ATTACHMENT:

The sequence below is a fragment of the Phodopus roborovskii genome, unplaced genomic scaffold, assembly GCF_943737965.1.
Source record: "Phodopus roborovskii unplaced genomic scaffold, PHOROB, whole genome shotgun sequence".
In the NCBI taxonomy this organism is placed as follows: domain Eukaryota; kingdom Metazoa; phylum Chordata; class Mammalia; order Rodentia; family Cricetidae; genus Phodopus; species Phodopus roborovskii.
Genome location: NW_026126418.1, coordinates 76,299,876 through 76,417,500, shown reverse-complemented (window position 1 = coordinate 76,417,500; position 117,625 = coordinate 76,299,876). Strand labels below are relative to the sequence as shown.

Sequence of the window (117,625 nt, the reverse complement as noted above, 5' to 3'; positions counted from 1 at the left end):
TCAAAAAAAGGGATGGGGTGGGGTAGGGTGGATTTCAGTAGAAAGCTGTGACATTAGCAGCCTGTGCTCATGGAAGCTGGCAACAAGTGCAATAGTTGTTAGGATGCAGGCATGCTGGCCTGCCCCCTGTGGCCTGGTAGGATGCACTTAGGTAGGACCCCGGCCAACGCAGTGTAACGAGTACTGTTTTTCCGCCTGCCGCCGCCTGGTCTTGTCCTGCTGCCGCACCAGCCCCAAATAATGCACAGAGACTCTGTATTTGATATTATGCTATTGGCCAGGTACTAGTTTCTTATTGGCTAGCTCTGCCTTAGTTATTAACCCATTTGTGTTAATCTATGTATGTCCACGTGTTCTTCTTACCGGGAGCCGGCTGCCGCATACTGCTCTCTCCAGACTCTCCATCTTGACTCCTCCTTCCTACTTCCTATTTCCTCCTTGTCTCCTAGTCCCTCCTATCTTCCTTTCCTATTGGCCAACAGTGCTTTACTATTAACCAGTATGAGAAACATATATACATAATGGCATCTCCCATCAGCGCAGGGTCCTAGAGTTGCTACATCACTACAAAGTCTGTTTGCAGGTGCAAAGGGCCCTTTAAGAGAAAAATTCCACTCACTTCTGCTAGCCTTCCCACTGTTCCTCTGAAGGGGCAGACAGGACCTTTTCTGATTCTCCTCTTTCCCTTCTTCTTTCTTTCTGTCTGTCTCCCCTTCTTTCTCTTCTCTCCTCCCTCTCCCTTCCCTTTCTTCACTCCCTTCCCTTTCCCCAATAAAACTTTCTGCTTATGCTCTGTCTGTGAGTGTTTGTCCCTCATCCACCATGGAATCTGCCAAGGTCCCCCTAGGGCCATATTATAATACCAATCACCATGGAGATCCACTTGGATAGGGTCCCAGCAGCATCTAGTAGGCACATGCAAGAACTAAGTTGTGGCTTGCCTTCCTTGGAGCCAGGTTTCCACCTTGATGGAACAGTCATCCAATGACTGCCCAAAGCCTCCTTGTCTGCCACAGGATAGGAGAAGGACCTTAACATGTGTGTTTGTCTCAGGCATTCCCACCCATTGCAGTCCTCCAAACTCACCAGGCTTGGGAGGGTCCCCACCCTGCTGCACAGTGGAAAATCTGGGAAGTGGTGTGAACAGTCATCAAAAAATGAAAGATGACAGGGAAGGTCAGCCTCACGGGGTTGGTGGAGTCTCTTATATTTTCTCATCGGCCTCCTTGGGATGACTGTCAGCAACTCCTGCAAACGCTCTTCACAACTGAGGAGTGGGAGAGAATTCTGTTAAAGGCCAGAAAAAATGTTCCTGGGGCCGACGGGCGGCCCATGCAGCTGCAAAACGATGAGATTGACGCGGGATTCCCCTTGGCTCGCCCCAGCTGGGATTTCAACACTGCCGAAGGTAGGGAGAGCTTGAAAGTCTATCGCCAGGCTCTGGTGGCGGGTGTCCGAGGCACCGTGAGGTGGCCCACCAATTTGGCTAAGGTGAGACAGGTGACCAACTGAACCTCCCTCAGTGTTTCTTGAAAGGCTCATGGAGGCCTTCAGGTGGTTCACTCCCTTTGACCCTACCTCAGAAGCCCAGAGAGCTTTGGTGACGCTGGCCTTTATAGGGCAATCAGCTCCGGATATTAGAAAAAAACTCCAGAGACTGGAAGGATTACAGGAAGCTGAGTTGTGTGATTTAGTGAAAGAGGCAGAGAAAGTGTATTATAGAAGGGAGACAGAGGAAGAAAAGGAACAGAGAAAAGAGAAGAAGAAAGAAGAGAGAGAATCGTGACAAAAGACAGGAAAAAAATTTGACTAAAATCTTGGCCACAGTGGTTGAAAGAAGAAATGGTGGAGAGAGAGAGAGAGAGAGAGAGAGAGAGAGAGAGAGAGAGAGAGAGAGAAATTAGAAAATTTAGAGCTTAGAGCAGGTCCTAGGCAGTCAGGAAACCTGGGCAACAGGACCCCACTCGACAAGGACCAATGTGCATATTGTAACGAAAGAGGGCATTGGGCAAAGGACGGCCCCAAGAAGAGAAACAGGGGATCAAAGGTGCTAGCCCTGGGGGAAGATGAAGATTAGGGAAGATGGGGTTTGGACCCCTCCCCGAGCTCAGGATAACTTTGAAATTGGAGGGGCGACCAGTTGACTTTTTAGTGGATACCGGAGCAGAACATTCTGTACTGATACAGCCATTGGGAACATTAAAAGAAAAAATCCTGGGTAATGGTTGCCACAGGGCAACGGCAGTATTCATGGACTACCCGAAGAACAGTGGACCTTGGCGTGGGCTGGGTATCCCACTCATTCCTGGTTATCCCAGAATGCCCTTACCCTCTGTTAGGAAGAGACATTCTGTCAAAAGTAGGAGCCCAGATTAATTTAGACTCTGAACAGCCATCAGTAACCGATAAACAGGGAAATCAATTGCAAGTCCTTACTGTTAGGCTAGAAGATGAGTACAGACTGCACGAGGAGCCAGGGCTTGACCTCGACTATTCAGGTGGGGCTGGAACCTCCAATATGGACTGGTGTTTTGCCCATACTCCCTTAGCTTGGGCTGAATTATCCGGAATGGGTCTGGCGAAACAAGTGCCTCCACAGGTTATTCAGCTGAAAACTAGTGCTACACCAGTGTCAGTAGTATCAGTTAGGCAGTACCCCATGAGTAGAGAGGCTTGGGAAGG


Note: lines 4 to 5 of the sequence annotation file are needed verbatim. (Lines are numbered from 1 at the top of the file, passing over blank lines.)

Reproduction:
Genome location: NW_026126418.1, coordinates 76,299,876 through 76,417,500, shown reverse-complemented (window position 1 = coordinate 76,417,500; position 117,625 = coordinate 76,299,876). Strand labels below are relative to the sequence as shown.

Sequence of the window (117,625 nt, the reverse complement as noted above, 5' to 3'; positions counted from 1 at the left end):